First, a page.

Thursday, January 13, 2005

Ding Dong the "Witch" is Dead. . . The Supreme Court

today threw out the United States Sentencing Guidelines, USSG, making them "advisory." This is a HUGE development for Federal criminal law lawyers. The consolidated cases, United States v. Booker and United States v. Fanfan, are the final death blow to a system of mandatory guidelines that severely restricted federal judges discretion, all in the name of uniformity of sentencing. The Supreme Court today reaffirmed that anyone who is facing criminal charges must have the facts which determine his guilt, or innocence or punishment, must be decided by a jury fo his or her peers. Further the Court stated that those facts must be decided beyond a reasonable doubt and not just by a judge after a jury trial by some lesser standard of proof.
Mr. Booker's and Mr. Fanfan's cases are instructive. In Booker's case he pleaded guilty to possession of 92.5 grams of crack with intent to sell. Under those facts, his sentencing range was set at 210-262 months. Instead, after a judge led hearing, the judge found certain facts to be true by preponderance of the evidence (the standard for civil lawuits), and then imposed a 360 month (30 year) sentence. In Mr. Fanfan's case, under the terms of his conviction, he was supposed to be sentenced to no more than 78 months imprisonment. Instead, after a judge led hearing, the judge found certain facts and enhanced his sentence to 188-235 months.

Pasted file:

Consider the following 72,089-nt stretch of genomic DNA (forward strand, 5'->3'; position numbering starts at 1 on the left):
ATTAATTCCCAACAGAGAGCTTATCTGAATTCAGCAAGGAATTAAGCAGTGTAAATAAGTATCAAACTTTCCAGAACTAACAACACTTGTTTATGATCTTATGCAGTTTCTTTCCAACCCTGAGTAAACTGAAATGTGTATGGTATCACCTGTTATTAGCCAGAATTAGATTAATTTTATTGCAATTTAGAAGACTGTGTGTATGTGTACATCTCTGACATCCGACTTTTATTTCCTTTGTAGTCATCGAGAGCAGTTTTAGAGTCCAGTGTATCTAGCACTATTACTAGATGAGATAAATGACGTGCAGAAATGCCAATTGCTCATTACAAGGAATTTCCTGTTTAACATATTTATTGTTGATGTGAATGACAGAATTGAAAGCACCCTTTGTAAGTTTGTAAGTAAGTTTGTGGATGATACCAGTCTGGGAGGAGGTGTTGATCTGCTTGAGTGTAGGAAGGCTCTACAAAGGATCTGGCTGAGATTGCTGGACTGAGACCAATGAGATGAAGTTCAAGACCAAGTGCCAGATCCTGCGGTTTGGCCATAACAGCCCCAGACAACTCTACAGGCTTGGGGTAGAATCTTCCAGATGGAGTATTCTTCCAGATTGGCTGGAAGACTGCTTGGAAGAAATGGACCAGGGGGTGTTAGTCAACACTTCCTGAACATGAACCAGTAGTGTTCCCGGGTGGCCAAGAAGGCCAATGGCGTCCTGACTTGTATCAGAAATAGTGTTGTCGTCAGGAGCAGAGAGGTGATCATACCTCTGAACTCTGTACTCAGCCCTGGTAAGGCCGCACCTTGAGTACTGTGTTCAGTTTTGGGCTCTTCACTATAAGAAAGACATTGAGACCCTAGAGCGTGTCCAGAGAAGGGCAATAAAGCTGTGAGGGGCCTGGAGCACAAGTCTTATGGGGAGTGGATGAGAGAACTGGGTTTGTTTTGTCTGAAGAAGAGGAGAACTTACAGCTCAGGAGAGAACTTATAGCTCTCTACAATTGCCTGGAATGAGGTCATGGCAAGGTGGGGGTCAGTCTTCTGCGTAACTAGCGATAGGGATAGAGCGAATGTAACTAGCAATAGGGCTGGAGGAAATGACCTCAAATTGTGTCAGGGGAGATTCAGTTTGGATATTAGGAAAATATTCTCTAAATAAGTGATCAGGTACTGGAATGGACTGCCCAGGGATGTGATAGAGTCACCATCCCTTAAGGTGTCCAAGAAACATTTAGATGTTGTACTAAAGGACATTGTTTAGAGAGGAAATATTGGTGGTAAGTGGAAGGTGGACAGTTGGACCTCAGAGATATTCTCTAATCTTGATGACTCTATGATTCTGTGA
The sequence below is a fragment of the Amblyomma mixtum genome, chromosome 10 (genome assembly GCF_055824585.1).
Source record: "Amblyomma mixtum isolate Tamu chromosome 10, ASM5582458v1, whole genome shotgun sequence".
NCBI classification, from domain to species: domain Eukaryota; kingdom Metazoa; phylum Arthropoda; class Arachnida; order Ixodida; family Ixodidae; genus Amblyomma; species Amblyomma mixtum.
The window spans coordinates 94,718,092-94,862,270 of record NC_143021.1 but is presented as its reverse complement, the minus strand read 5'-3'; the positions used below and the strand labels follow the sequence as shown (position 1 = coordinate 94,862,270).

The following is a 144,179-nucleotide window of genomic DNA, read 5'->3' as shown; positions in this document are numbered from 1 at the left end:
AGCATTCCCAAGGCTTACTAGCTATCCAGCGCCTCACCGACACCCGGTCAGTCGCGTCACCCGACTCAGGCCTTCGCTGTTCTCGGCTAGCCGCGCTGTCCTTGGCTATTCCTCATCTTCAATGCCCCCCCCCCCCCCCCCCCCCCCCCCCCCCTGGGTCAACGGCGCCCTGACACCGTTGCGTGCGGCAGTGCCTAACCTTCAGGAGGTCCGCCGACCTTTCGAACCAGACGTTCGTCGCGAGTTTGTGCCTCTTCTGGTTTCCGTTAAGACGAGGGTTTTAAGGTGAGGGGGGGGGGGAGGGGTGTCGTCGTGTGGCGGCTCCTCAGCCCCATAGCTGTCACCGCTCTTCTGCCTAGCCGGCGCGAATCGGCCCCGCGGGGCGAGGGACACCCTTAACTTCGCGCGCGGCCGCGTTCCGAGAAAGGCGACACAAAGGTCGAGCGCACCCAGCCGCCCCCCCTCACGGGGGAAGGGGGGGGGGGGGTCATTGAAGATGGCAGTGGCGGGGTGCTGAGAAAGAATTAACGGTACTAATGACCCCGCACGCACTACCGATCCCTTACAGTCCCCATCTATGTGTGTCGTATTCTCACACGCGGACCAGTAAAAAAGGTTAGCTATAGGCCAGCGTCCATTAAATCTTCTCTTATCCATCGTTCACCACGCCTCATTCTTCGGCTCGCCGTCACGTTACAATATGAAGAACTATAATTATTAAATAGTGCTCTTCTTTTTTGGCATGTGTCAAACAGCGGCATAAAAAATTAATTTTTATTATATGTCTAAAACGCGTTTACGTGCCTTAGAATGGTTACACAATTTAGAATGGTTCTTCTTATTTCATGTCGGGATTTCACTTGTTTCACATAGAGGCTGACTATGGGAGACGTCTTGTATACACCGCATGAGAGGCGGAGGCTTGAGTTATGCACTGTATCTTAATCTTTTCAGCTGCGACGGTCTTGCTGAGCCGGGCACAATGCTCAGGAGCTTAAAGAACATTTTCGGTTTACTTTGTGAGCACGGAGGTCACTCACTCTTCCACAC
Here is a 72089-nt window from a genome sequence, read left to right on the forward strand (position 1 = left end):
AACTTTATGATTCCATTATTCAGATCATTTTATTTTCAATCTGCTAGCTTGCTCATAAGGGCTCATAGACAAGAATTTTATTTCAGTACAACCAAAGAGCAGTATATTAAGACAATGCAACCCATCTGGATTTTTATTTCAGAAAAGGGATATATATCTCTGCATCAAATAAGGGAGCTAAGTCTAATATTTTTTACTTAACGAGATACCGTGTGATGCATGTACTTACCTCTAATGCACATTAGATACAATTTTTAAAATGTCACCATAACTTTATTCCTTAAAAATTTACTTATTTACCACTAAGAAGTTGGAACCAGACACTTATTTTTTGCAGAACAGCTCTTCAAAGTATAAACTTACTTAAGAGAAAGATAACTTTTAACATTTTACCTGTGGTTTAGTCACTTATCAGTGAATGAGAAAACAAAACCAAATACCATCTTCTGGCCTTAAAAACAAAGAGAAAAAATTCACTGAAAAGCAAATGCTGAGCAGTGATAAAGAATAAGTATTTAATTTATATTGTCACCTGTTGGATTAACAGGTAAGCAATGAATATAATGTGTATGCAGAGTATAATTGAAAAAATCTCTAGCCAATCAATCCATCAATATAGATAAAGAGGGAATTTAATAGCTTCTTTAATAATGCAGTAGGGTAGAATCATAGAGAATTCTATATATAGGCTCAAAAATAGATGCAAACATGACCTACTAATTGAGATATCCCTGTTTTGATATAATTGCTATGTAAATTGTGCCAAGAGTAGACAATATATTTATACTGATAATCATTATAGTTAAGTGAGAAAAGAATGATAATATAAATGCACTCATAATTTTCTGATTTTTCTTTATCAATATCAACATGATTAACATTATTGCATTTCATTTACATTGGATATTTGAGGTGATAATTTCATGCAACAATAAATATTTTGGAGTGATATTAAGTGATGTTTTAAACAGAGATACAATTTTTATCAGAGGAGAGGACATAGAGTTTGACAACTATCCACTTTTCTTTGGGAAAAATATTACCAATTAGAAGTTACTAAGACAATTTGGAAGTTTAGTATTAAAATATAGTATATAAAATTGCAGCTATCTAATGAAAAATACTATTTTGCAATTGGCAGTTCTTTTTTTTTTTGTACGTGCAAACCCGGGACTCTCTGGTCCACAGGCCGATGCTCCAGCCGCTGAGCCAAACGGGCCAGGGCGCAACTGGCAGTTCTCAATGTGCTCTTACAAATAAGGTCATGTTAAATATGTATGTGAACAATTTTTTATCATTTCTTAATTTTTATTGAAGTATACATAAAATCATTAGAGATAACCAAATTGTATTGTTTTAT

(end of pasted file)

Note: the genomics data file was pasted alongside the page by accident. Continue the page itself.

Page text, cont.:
The Supreme Court rejected both these enhancements, and stated that all facts that lead to conviction or enhancement of a sentence must be pleaded to a jury, and proved before a jury, and that a jury must find them beyond a reasonable doubt.

The Supreme Court also invalidated a provision that allowed appellate judges to review all of the factors that the trial judge took into account in deciding to depart. The Supreme Court stated that from, now on, a judge's decision to depart from the sentencing table (which is advisory now anyway), that the decision to depart wil be reviewed only to see if it is 'unreasonable'.

What does this mean to you? If you were sentenced on a federal crime after June 26, 2000, you have the right to a resentencing and maybe a right to a departure. The clock is ticking however, Fanfan and Booker were made applicable to caes currently in trial courts and on appeal, but you need to get the appeal filed sooner rather than later.

Chip Venie
Criminal Defense Attorney
chipesq@hotmail.com
(619) 235-8300

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